[A special thanks to Fr. Greg Adolf, Pastor of St. Andrews parish in Sierra Vista, Arizona, for the inspiration for these blogs on the Gospel of Encounter which flowed out of a day of Recollection that Helen and I took in at our home away from home parish [St John Neumann] at Yuma Arizona on November 30th, 2015.]

Blind BartimaeusIf we have embarked on a spiritual journey in the Christian faith, we need to be conscious of what Fr. Greg Adolf calls the “Gospel of Encounter”. The following points underpin that Encounter:

  1. Life really begins with the Encounter with Jesus Christ. We are either being prepared for that Encounter or we are living in the unfolding experience of that Encounter.
  2. We are prepared by God for that Encounter with questions and unfulfilled longings, which won’t go away- and a deep “discomfort” or “restlessness” which only Jesus Christ can resolve.
  3. God graciously loves us to the end of our own resources, so that we will listen to what he has to say to us. He will not abandon us during this process, but “waits” upon us.
  4. God has a plan for every person’s life, which can only be discovered in a relationship with Him. A guided life results from that relationship.
  5. God will bring us into relationship with others which will confirm our Encounter with Him, so that we can know the joy of fellowship with Him and other believers.

A 12 step program, such as AA, employs as its first 3 steps the following assertions:

  1. I can’t;
  2. God can;
  3. God will if I let Him.

Some of us have a deep rooted problem that we are unable to resolve by ourselves. That problem often has to do with some aspect of our life that creates a road block in our relationships with others. It may be an addiction or character trait or some other impediment to our desire to live a life in harmony with God and with those around us or it could be a preoccupation with material things that cuts God and others out. We know deep down that we are dissatisfied. It is likely that there is a hole in us that only God can fill. When we become desperate enough we turn to God in “real prayer”: a plea for help born out of our desperation and God, who hears the cry of the poor [Psalm 34] responds. God is patient and does not abandon us as we prepare for our Encounter with Him and the healing that only He can bring. My next few posts during this Advent season will focus on Encounters with Jesus which are set out in the Gospels. I’d like to start with Mark’s account of the Encounter experienced by the blind Bartimaeus with Jesus which is recorded in Mark 10: 46-52. Please read the scripture through slowly a couple of times.

A little background might be helpful. Jesus is on His way along the Jericho road to Jerusalem from the Jordan Valley to experience His passion. It’s a distance of about 25 miles. The road is apparently a long winding up-hill trek and it is a route well travelled by all sorts of people for all sorts of reasons. Bartimaeus, who has been blind since birth, has a spot on this road, which he occupies probably on a daily basis in order to collect coins from travellers for his sustenance. Although Bartimaeus is blind he very likely has a well developed sense of hearing and over the months and perhaps years prior to his Encounter with Jesus has likely heard all about Him from travellers frequenting the Jericho road as they passed by his post on the side of the road. He has heard no doubt that Jesus heals people and that he has healed blind people.  Bartimaeus has most likely been scheming as to how he might arrange an Encounter with Jesus perhaps wondering whether or not he could encourage others to transport him to Jesus. You can therefore imagine his excitement and his determination when he hears from travellers on the road that Jesus is coming his way and is going to pass right by him. Mark tells us in the Gospel account that Bartimaeus wasn`t going to be denied his opportunity to encounter Jesus and kept shouting “Jesus Son of David, have mercy on me“! When he was told by those around him to be quiet, as they considered his shouting a nuisance, he shouted all the louder. Jesus heard him and called him. Bartimaeus threw off his mantle, sprang up and made his way to Jesus. Jesus enquired as to what he wanted Jesus to do for him and Bartimaeus replied- “Master, let me receive my sight!“ Jesus healed him and he followed Jesus on the road.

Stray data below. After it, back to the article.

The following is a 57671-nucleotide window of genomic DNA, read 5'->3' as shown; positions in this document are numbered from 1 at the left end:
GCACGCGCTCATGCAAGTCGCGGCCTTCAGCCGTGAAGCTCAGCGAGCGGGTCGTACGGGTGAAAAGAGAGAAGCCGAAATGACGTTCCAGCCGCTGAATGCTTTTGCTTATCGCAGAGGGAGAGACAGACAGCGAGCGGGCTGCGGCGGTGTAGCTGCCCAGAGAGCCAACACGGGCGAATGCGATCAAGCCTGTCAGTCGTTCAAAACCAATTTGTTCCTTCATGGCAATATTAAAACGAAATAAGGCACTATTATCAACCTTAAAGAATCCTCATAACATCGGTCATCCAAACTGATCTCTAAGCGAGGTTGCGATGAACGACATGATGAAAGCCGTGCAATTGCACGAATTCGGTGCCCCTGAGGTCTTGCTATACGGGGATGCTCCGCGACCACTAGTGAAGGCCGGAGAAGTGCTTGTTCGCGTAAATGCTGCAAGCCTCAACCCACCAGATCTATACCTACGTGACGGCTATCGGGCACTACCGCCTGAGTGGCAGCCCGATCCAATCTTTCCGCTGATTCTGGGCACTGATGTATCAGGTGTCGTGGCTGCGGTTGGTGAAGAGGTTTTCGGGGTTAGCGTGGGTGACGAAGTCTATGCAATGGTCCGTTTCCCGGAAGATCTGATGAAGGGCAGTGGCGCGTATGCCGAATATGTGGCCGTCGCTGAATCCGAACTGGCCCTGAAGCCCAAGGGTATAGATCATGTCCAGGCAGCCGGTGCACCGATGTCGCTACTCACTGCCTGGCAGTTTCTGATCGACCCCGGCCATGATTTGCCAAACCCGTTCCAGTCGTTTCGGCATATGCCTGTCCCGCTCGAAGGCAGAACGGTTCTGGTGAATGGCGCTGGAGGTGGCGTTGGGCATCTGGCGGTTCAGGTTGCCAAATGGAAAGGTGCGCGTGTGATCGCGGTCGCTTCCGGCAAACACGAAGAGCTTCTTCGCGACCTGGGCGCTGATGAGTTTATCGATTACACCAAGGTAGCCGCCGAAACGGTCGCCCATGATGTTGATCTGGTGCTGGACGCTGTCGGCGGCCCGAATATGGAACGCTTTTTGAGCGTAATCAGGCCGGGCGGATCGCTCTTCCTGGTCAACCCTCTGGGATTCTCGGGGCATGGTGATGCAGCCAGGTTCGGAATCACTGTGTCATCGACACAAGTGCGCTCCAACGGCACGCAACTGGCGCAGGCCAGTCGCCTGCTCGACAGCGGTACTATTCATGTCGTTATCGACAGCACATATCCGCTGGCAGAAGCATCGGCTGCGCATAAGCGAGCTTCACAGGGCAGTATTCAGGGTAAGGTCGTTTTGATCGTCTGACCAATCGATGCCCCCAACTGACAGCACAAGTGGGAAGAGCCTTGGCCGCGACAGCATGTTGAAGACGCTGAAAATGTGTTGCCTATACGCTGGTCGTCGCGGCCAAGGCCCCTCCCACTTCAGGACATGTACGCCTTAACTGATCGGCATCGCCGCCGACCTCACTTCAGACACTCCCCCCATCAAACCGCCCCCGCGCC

In throwing off his mantle, Bartimaeus was discarding a piece of clothing that served many purposes. It was a cloak that protected him from the wind, rain and sun. It was laid out beside him, when he was begging, to collect coins thrown at him by passing travellers and it was likely a pillow for his head in the evening. In the Gospel account the throwing off of the mantle symbolizes a discarding of a material “thing“ in exchange for a relationship with Jesus. The healing provided by Jesus was physical but also spiritual for the Gospel account confirms that after his sight was restored, Bartimaeus followed Jesus along the road.

In subsequent posts published during Advent I will explore other Gospel accounts of Encounters experienced by others with Jesus. The next post will focus on Luke’s account of the Encounter between Jesus and the woman who anointed the feet of Jesus with perfumed oil found in Luke 7: 36-50.



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